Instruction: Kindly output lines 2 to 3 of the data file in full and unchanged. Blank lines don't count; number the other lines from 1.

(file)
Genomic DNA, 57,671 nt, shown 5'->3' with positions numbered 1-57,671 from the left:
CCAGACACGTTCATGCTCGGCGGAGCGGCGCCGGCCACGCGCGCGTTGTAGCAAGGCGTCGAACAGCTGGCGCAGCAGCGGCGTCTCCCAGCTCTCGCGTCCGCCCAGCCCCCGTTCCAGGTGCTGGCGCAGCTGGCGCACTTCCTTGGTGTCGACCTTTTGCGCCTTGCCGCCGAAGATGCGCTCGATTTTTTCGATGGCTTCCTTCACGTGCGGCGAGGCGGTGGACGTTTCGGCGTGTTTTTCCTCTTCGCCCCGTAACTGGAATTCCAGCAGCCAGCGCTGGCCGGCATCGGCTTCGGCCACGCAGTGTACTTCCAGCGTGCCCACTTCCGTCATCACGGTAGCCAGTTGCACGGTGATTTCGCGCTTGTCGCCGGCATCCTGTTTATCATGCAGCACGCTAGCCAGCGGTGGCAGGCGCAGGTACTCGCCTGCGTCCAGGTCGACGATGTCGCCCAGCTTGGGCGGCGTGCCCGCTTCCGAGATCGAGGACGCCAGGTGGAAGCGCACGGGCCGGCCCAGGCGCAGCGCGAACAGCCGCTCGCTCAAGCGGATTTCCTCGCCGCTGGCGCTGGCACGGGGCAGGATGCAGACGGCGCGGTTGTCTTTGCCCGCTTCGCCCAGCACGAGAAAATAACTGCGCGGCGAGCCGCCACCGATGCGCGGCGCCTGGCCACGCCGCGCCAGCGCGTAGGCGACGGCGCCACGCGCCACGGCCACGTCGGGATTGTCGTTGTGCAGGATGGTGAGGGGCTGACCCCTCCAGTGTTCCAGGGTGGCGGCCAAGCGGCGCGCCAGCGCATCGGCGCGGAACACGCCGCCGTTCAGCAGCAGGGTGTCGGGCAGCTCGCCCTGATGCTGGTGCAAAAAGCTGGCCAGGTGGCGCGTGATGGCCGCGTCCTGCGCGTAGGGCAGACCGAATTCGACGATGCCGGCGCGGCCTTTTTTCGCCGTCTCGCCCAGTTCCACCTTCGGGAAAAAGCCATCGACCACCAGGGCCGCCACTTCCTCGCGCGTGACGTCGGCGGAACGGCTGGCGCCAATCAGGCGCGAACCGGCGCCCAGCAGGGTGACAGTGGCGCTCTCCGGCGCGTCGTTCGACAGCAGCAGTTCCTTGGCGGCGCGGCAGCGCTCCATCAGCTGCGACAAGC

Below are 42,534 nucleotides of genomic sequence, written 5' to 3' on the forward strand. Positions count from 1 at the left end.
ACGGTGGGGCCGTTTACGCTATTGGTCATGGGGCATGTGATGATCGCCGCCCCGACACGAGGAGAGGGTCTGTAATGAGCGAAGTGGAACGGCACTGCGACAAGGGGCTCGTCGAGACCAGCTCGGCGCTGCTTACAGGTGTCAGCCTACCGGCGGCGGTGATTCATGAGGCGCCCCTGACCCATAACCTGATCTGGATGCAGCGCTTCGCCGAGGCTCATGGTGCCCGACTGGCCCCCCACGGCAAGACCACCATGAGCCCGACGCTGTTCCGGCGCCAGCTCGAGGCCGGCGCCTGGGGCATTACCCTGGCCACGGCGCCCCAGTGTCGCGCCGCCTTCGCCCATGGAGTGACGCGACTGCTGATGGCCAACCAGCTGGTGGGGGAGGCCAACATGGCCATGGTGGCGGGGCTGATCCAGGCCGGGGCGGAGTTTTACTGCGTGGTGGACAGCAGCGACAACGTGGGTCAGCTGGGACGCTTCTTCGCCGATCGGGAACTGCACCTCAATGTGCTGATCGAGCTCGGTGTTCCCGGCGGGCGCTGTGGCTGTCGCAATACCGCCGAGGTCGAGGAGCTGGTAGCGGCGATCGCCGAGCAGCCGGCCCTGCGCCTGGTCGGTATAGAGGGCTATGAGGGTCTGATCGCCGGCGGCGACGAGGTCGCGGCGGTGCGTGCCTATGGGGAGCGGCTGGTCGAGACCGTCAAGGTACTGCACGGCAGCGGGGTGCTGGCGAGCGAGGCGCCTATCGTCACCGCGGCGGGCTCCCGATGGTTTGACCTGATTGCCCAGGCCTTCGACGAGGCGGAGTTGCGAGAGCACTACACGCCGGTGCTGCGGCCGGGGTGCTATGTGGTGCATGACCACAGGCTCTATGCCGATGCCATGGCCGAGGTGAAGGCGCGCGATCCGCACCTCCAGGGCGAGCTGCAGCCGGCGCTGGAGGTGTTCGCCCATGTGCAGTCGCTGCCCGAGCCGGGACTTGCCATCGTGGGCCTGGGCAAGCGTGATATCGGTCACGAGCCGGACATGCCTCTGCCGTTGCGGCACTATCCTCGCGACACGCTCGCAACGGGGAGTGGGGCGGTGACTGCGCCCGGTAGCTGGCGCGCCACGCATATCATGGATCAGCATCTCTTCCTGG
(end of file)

CCAGACACGTTCATGCTCGGCGGAGCGGCGCCGGCCACGCGCGCGTTGTAGCAAGGCGTCGAACAGCTGGCGCAGCAGCGGCGTCTCCCAGCTCTCGCGTCCGCCCAGCCCCCGTTCCAGGTGCTGGCGCAGCTGGCGCACTTCCTTGGTGTCGACCTTTTGCGCCTTGCCGCCGAAGATGCGCTCGATTTTTTCGATGGCTTCCTTCACGTGCGGCGAGGCGGTGGACGTTTCGGCGTGTTTTTCCTCTTCGCCCCGTAACTGGAATTCCAGCAGCCAGCGCTGGCCGGCATCGGCTTCGGCCACGCAGTGTACTTCCAGCGTGCCCACTTCCGTCATCACGGTAGCCAGTTGCACGGTGATTTCGCGCTTGTCGCCGGCATCCTGTTTATCATGCAGCACGCTAGCCAGCGGTGGCAGGCGCAGGTACTCGCCTGCGTCCAGGTCGACGATGTCGCCCAGCTTGGGCGGCGTGCCCGCTTCCGAGATCGAGGACGCCAGGTGGAAGCGCACGGGCCGGCCCAGGCGCAGCGCGAACAGCCGCTCGCTCAAGCGGATTTCCTCGCCGCTGGCGCTGGCACGGGGCAGGATGCAGACGGCGCGGTTGTCTTTGCCCGCTTCGCCCAGCACGAGAAAATAACTGCGCGGCGAGCCGCCACCGATGCGCGGCGCCTGGCCACGCCGCGCCAGCGCGTAGGCGACGGCGCCACGCGCCACGGCCACGTCGGGATTGTCGTTGTGCAGGATGGTGAGGGGCTGACCCCTCCAGTGTTCCAGGGTGGCGGCCAAGCGGCGCGCCAGCGCATCGGCGCGGAACACGCCGCCGTTCAGCAGCAGGGTGTCGGGCAGCTCGCCCTGATGCTGGTGCAAAAAGCTGGCCAGGTGGCGCGTGATGGCCGCGTCCTGCGCGTAGGGCAGACCGAATTCGACGATGCCGGCGCGGCCTTTTTTCGCCGTCTCGCCCAGTTCCACCTTCGGGAAAAAGCCATCGACCACCAGGGCCGCCACTTCCTCGCGCGTGACGTCGGCGGAACGGCTGGCGCCAATCAGGCGCGAACCGGCGCCCAGCAGGGTGACAGTGGCGCTCTCCGGCGCGTCGTTCGACAGCAGCAGTTCCTTGGCGGCGCGGCAGCGCTCCATCAGCTGCGACAAGC

Below are 42,534 nucleotides of genomic sequence, written 5' to 3' on the forward strand. Positions count from 1 at the left end.